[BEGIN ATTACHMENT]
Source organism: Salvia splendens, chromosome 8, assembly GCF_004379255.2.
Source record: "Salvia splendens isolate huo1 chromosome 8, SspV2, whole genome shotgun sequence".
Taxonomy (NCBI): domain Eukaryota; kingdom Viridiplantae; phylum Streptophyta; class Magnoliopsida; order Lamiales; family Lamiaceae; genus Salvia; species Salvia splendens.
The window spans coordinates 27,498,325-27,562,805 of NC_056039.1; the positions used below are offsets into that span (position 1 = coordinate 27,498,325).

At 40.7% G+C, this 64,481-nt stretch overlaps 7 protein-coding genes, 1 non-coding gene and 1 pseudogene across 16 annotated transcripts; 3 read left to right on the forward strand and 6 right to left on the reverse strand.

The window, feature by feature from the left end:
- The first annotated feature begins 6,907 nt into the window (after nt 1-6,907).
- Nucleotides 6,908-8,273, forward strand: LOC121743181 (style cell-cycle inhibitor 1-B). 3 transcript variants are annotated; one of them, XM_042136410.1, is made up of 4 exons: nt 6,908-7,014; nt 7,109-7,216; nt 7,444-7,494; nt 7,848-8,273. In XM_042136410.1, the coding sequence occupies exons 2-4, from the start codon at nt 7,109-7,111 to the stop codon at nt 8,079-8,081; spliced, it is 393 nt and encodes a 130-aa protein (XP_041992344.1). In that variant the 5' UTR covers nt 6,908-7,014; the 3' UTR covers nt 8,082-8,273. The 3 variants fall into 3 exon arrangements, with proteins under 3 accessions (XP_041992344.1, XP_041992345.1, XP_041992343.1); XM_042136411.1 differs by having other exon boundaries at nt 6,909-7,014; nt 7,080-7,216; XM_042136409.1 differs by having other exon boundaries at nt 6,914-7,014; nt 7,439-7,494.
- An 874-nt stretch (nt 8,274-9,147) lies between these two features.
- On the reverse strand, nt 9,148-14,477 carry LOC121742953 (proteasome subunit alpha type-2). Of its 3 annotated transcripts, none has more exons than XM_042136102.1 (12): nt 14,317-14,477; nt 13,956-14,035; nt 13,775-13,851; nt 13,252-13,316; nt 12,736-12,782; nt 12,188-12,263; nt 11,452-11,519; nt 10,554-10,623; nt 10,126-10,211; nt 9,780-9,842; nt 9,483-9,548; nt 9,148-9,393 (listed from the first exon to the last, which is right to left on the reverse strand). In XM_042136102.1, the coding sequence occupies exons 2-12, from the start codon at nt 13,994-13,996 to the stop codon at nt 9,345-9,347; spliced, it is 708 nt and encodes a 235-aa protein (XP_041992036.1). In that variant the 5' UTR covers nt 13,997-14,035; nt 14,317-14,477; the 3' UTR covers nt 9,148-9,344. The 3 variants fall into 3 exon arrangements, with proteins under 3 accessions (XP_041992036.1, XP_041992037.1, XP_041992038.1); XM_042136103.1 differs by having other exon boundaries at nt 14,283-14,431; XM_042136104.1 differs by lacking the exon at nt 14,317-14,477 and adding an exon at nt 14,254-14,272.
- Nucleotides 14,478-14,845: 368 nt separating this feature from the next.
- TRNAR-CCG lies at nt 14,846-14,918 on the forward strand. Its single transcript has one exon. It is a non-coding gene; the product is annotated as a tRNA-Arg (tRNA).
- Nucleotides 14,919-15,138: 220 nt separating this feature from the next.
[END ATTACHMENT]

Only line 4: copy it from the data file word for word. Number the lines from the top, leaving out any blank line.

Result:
The window spans coordinates 27,498,325-27,562,805 of NC_056039.1; the positions used below are offsets into that span (position 1 = coordinate 27,498,325).